2007 Camp Camacho: Honduras
by David "Doc" Diaz
Friday, January 26, 2007
by David “Doc” Diaz
After my all too brief stay in Costa Rica and after visiting two cigar factories there, I continued my tobacco sojourn with my next stop in Honduras. My destination: Camp Camacho, home of Camacho Cigars. My flight from Costa Rica to Honduras was mercifully short and I was met in the Tegucigalpa airport by Camacho representatives who provided me transport for the 2-hour drive to the cigar capital of Honduras: Danlí.
The drive seemed short as the anticipation mounted and, at last, we were approaching the outer gate of Camp Camacho. As we passed through the gate, we were warmly greeted by the camp monkey, who ran beside our truck as we wound our way up the hill to the main residence.
The living quarters for guests are generous and all-inclusive, but the real gem is the main residence. A sprawling single-story hacienda, it has several sitting rooms, a full bar, pool and outdoor game area. Not one to wast any time in a cigar paradise, I plucked an El Legend-ario Authentic Corojo from the dining room table that contained a seemingly inexhaustible supply of cigars and made my way to the breathtaking view at pool-side.
As more guests arrived, we assembled ourselves with cigars and libation in hand and awaited the appearance of Mr. Christian Eiroa, president of Camacho Cigars. Christian was the ultimate host, socializing, eating meals, smoking cigars and carousing with us for our entire stay at the camp. He was a bundle of energy and enthusiasm and also a wealth of knowledge, which we were eager to soak up.
Our education began in earnest on the first morning, when we visited the numerous tobacco fields. Planted with the likes of Corojo, Connecticut Broadleaf and Sumatran tobacco, these fertile fields produce the leaf nearly year-round.
We stopped first at the Corojo field, a crop that fetches high prices because of its very low yield. Christian explained that Corojo produces tobacco plants that are short with small, thick leaves. To enhance the concentration of the tobacco flavors, the Corojo plants are topped to remove the flowers. As we walked among the tobacco plants, the workers were in the fields priming the Corojo plants from the bottom up. They take one priming (level) of leaves every 3-5 days. The Corojo has about 5 primings in all, because it is a shorter plant, while Connecticut, for example, might have 7-8 primings.
After the fields, we visited the curing barns where the leaves are hung from rafters and dried until they change colors from green, to yellow to brown. The curing process takes varying amounts of time, based on the type of tobacco and the temperature and humidity characteristics.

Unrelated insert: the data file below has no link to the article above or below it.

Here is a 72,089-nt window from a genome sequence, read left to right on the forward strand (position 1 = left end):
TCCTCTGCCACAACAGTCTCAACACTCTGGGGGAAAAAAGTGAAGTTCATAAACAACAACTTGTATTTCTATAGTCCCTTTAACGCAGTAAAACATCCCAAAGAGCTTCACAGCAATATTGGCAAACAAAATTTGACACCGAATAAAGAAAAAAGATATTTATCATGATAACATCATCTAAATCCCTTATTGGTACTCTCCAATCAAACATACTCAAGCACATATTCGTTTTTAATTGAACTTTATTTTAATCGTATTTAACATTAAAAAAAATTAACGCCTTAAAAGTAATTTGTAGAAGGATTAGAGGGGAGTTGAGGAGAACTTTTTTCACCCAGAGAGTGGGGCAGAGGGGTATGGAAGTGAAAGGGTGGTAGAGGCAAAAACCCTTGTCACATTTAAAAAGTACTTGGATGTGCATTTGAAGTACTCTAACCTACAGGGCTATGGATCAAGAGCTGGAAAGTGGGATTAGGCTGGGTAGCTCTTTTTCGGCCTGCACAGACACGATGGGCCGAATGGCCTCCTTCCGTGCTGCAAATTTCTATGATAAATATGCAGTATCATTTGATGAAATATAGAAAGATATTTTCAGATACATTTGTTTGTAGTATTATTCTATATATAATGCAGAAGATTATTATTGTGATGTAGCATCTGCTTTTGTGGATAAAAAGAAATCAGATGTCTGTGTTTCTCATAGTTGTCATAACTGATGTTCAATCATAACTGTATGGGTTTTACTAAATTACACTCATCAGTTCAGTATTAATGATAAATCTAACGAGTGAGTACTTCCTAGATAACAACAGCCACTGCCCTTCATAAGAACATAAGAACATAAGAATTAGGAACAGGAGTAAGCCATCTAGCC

Below: a field of Corojo
Day two started with a visit to Camacho’s box factory. Here workers make new boxes and recycle old ones. This year, I saw the construction of the new Camacho Cabinet Humidors. These beauties were being sanded by hand, in-between application of various coats of stain and clear gloss.
From there we went to the rolling gallery. It was here that I really got a feel for the size of Camacho’s production. This incredibly huge room was full of torcedores rolling every size and shape of cigar. Besides the hundreds of stations where the bunchers and rollers did their work, there were also workstations where workers stripped the main stems from leaves, sorted finished cigars, placed bands and cellophane on the cigars, and shrink-wrapped finished boxes. It was here too, where Doc got his first try at rolling a few cigars. I was taught by an expert torcedora who showed me the finer points of cutting and rolling the wrapper around the binder and putting on a little round top cap. Needless to say, she was not in any immediate jeopardy of losing her job to me.
Below: Doc learns to roll cigars
During our time at the rolling gallery, we were served lunch while Christian talked about the new packaging that will be seen in 2007. He brought out many of the new boxing samples to show us, but most impressive to me, were the new Camacho Cabinet humidors. Oh man, I’ve gotta have one of those.
After horseback riding in the afternoon, we spent our last evening in a slightly subdued state. It was hard to think about leaving this mountaintop experience and returning to the real world. I had a nice opportunity to sit and chat with Christian under the beautiful starlit canopy that evening. Besides the brief interview, which I will air on a Stogie Fresh 5 podcast, I gave Christian a couple of Stogie Fresh gifts, as a small thanks for all his hospitality and time. Christian, if you’re reading this, I’d love to see a picture of you in that hat. Seriously though, the Camp Camacho experience is not one that I will soon forget. I plan to take Christian up on his offer to get the rest of my Stogie Fresh staff back to this Honduran cigar smoker’s paradise.
About the Author
David "Doc" Diaz is the publisher and the editor of the Stogie Fresh Cigar Publications. He has served as an educator, researcher and writer and has taught in the Health Education and Health Science field for over 30 years. He possesses an earned doctorate from Nova Southeastern University. Doc is a Certified Master Tobacconist (CMT), having received this certification from the Tobacconist University and is a member and Ambassador of Cigar Rights of America (CRA).blog comments powered by Disqus